Pro-Palestinian protesters interrupted the Philadelphia Orchestra’s Thursday night performance in Brussels, urging the orchestra to cancel the upcoming Israel leg of its tour.
The protesters broke into a performance of the Brahms Piano Concerto No. 1 in D Minor with chants of “free, free, Palestine,” and after about 30 seconds, music director Yannick Nézet-Séguin stopped conducting and the music came to a halt, said cellist John Koen. Security removed the protesters, and the concert resumed about 25 minutes later, he said.
Unfortunately more anti-Israeli protesters disrupted the Brahms Piano Concerto. Waiting to resume. #Update: back on stage, we started in the development section of the 1st movement, & the passion and beauty, as well as hope, of this great concerto were even more deeply felt by me, and I think likewise performed, fully revealing all the emotions, by @nezetseguin @helene.grimaud and @philorchmusicians ❤️
A post shared by John Koen (@cellokoen) on
An orchestra spokeswoman said she was unsure of the number of protesters, but she believes two were removed from the hall.
This concert at the Palais des Beaux-Arts de Bruxelles was the first performance of the orchestra’s annual tour that will take the ensemble through several European cities, and them on to Haifa, Tel Aviv, and Jerusalem the first week in June. The trip has also garnered criticism from pro-Palestinian activists locally for what is perceived to be the orchestra’s support of Israel, with several weeks of protests that started in front of the orchestra’s home in the Kimmel Center.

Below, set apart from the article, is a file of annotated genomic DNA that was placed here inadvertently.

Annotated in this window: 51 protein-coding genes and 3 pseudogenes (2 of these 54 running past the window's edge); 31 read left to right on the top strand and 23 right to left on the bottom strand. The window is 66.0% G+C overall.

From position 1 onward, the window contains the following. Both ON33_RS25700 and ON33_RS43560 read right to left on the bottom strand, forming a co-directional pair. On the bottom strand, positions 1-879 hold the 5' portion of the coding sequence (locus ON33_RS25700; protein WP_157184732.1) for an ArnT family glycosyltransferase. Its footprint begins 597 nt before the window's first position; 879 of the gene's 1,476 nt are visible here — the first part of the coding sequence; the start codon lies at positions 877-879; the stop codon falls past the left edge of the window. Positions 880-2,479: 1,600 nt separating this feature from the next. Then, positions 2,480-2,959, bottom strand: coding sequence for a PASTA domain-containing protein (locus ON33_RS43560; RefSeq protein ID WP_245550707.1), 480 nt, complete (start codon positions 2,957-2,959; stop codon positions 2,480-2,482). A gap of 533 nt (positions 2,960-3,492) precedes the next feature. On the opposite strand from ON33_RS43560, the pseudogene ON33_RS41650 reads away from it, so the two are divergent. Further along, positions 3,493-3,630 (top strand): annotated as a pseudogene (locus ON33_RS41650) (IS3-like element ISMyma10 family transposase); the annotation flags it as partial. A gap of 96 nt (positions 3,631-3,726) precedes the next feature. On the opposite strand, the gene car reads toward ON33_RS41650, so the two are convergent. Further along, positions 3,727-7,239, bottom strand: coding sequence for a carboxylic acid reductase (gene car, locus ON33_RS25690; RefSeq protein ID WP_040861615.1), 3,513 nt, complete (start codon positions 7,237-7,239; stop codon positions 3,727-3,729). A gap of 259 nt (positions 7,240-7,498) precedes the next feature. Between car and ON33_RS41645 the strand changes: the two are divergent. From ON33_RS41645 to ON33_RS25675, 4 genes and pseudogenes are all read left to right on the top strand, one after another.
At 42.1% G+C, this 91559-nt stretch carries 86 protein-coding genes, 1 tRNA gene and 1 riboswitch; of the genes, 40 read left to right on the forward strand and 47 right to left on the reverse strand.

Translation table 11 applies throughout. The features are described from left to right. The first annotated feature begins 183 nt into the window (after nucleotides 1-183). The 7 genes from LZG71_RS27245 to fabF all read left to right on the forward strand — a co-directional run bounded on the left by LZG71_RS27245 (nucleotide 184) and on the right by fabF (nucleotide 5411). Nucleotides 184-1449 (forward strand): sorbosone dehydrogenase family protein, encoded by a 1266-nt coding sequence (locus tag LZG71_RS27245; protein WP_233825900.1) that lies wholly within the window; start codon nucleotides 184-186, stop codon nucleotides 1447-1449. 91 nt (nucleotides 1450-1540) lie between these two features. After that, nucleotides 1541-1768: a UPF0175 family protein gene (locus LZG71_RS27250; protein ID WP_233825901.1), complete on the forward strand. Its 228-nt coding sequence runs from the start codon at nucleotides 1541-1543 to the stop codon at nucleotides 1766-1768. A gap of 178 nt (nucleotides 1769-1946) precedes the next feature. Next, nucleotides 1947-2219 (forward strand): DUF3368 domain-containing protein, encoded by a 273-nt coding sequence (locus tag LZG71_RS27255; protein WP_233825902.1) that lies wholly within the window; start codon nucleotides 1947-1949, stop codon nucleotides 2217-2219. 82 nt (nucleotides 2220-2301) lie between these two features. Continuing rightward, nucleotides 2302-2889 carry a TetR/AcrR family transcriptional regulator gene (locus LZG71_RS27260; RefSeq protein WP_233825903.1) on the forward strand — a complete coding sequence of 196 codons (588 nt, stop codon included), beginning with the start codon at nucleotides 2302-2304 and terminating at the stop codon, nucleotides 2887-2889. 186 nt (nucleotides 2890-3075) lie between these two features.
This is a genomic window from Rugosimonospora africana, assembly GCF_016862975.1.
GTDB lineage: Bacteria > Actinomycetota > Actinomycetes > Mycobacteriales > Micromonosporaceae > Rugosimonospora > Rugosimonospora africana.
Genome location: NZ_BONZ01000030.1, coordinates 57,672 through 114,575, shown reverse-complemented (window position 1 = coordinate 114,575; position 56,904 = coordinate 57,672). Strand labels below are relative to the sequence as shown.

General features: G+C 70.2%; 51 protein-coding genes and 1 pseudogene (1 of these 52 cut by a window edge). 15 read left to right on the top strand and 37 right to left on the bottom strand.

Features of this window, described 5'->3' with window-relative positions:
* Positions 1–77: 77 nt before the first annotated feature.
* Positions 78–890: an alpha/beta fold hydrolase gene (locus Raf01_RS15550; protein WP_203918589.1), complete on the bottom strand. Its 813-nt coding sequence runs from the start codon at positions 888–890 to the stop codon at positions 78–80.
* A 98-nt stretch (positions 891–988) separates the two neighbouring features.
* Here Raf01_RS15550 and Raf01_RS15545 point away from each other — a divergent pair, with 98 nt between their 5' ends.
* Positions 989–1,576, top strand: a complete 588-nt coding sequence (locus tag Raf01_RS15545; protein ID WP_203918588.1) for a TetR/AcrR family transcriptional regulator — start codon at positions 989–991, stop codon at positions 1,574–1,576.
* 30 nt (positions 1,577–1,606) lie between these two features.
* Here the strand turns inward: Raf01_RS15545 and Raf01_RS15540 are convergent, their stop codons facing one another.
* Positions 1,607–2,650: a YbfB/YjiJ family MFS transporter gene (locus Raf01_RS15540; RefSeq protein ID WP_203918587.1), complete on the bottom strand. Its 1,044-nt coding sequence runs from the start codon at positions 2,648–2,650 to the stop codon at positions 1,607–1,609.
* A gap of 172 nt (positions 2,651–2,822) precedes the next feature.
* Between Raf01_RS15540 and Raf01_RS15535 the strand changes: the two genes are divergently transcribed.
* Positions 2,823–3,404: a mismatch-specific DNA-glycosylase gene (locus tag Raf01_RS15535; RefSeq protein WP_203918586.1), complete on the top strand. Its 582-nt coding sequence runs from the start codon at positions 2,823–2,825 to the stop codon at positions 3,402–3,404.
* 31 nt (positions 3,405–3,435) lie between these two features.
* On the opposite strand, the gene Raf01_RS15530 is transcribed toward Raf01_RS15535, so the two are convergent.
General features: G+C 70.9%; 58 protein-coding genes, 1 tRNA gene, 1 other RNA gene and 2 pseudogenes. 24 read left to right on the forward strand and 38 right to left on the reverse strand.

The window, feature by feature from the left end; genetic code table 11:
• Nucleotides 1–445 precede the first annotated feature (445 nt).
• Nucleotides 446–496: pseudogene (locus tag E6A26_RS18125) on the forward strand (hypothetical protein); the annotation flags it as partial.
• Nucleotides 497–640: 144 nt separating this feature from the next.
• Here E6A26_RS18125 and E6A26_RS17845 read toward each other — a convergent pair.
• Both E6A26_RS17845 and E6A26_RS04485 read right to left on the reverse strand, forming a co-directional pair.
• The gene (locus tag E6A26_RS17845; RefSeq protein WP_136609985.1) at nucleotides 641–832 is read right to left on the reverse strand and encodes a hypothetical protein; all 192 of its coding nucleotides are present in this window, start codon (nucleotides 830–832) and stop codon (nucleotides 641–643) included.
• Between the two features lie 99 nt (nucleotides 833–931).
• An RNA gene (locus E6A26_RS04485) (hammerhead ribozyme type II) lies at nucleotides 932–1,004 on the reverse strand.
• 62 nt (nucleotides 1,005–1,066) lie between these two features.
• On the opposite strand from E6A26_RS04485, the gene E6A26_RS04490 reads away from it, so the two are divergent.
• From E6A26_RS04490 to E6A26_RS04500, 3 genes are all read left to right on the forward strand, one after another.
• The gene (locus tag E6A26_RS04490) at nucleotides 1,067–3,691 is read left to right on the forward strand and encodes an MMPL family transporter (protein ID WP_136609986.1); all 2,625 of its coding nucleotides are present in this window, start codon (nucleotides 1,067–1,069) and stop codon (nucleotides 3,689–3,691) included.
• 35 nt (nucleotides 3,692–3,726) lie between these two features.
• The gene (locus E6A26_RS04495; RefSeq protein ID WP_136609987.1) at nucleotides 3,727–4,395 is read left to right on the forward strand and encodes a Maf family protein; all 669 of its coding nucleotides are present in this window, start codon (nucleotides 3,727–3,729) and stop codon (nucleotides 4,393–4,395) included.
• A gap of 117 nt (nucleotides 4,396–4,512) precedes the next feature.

After the interruption, the rest of the concerto with pianist Hélène Grimaud continued without incident.
Nézet-Séguin addressed the audience afterward, telling them that “we are musicians, not politicians, so we use music rather than words,” according to Koen. “Please take the Elgar Salut d’Amour as our gift to you for coming to our concert.”
"Les musiciens ne sont pas des hommes et des femmes des mots mais des notes et de la paix, l'expression d'une opinion politique n'avait pas sa place ici ce soir" Yannick Nezet-Seguin chef d'orchestre du Philadelphia Orchestra avant le bis de ce soir. pic.twitter.com/HrjgwJyYuG
— Stéphane THIERY (@stephaneTEC) May 24, 2018
The orchestra leadership said it would be assessing next steps. “We’re in talks with the other presenters [in the other cities on the tour] to speak about security measures that might be taken,” said orchestra spokeswoman Ashley Berke.